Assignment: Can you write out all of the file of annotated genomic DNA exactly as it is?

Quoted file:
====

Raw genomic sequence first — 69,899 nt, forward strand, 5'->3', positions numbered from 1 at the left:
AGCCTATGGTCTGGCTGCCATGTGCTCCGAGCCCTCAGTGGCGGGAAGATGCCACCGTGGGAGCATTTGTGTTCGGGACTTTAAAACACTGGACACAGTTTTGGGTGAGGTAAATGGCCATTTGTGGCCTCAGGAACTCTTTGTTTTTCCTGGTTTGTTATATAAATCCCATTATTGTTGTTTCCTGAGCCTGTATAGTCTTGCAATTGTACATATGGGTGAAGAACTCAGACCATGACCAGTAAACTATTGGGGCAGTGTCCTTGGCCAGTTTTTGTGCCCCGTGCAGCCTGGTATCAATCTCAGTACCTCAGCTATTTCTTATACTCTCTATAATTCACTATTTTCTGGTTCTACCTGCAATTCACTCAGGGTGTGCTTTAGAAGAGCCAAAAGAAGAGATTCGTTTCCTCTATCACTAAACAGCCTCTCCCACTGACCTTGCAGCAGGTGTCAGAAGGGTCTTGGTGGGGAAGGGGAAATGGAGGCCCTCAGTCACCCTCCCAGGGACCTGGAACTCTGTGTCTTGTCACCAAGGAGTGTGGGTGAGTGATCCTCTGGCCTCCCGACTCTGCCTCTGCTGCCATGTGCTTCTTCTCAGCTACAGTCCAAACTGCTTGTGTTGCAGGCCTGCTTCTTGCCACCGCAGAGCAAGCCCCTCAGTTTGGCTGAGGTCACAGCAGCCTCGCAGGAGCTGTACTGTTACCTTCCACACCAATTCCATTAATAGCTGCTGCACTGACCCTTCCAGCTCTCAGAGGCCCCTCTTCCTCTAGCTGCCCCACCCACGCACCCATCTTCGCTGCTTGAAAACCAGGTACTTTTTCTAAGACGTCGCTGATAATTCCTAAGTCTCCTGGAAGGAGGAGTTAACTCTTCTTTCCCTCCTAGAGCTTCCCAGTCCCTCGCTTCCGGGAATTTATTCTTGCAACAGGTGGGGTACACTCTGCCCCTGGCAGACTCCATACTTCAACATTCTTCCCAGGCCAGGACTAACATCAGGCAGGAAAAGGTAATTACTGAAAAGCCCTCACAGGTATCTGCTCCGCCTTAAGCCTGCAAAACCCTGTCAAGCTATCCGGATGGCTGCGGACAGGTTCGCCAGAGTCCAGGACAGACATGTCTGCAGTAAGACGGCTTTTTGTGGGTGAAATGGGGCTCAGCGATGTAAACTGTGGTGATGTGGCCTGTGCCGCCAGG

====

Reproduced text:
Raw genomic sequence first — 69,899 nt, forward strand, 5'->3', positions numbered from 1 at the left:
AGCCTATGGTCTGGCTGCCATGTGCTCCGAGCCCTCAGTGGCGGGAAGATGCCACCGTGGGAGCATTTGTGTTCGGGACTTTAAAACACTGGACACAGTTTTGGGTGAGGTAAATGGCCATTTGTGGCCTCAGGAACTCTTTGTTTTTCCTGGTTTGTTATATAAATCCCATTATTGTTGTTTCCTGAGCCTGTATAGTCTTGCAATTGTACATATGGGTGAAGAACTCAGACCATGACCAGTAAACTATTGGGGCAGTGTCCTTGGCCAGTTTTTGTGCCCCGTGCAGCCTGGTATCAATCTCAGTACCTCAGCTATTTCTTATACTCTCTATAATTCACTATTTTCTGGTTCTACCTGCAATTCACTCAGGGTGTGCTTTAGAAGAGCCAAAAGAAGAGATTCGTTTCCTCTATCACTAAACAGCCTCTCCCACTGACCTTGCAGCAGGTGTCAGAAGGGTCTTGGTGGGGAAGGGGAAATGGAGGCCCTCAGTCACCCTCCCAGGGACCTGGAACTCTGTGTCTTGTCACCAAGGAGTGTGGGTGAGTGATCCTCTGGCCTCCCGACTCTGCCTCTGCTGCCATGTGCTTCTTCTCAGCTACAGTCCAAACTGCTTGTGTTGCAGGCCTGCTTCTTGCCACCGCAGAGCAAGCCCCTCAGTTTGGCTGAGGTCACAGCAGCCTCGCAGGAGCTGTACTGTTACCTTCCACACCAATTCCATTAATAGCTGCTGCACTGACCCTTCCAGCTCTCAGAGGCCCCTCTTCCTCTAGCTGCCCCACCCACGCACCCATCTTCGCTGCTTGAAAACCAGGTACTTTTTCTAAGACGTCGCTGATAATTCCTAAGTCTCCTGGAAGGAGGAGTTAACTCTTCTTTCCCTCCTAGAGCTTCCCAGTCCCTCGCTTCCGGGAATTTATTCTTGCAACAGGTGGGGTACACTCTGCCCCTGGCAGACTCCATACTTCAACATTCTTCCCAGGCCAGGACTAACATCAGGCAGGAAAAGGTAATTACTGAAAAGCCCTCACAGGTATCTGCTCCGCCTTAAGCCTGCAAAACCCTGTCAAGCTATCCGGATGGCTGCGGACAGGTTCGCCAGAGTCCAGGACAGACATGTCTGCAGTAAGACGGCTTTTTGTGGGTGAAATGGGGCTCAGCGATGTAAACTGTGGTGATGTGGCCTGTGCCGCCAGG